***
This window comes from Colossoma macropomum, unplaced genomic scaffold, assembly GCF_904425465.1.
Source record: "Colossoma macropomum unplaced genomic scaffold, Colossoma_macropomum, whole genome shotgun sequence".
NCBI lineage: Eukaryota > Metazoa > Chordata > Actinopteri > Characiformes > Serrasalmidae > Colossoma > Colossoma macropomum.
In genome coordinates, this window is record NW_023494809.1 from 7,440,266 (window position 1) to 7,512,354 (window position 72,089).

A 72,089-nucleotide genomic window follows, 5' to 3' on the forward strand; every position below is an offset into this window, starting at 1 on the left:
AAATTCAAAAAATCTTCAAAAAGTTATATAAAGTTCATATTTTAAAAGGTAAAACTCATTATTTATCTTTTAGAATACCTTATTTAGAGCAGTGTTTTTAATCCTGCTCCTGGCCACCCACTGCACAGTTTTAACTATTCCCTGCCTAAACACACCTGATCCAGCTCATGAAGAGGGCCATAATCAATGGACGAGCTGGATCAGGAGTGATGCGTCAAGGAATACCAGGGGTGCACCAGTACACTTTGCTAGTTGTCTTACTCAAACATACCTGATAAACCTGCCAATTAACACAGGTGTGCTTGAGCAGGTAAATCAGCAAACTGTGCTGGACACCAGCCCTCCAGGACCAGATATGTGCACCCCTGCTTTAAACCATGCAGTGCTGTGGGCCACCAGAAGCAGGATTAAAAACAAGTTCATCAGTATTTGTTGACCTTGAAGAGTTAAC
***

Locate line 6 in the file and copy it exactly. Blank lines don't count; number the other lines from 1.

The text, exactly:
AAATTCAAAAAATCTTCAAAAAGTTATATAAAGTTCATATTTTAAAAGGTAAAACTCATTATTTATCTTTTAGAATACCTTATTTAGAGCAGTGTTTTTAATCCTGCTCCTGGCCACCCACTGCACAGTTTTAACTATTCCCTGCCTAAACACACCTGATCCAGCTCATGAAGAGGGCCATAATCAATGGACGAGCTGGATCAGGAGTGATGCGTCAAGGAATACCAGGGGTGCACCAGTACACTTTGCTAGTTGTCTTACTCAAACATACCTGATAAACCTGCCAATTAACACAGGTGTGCTTGAGCAGGTAAATCAGCAAACTGTGCTGGACACCAGCCCTCCAGGACCAGATATGTGCACCCCTGCTTTAAACCATGCAGTGCTGTGGGCCACCAGAAGCAGGATTAAAAACAAGTTCATCAGTATTTGTTGACCTTGAAGAGTTAAC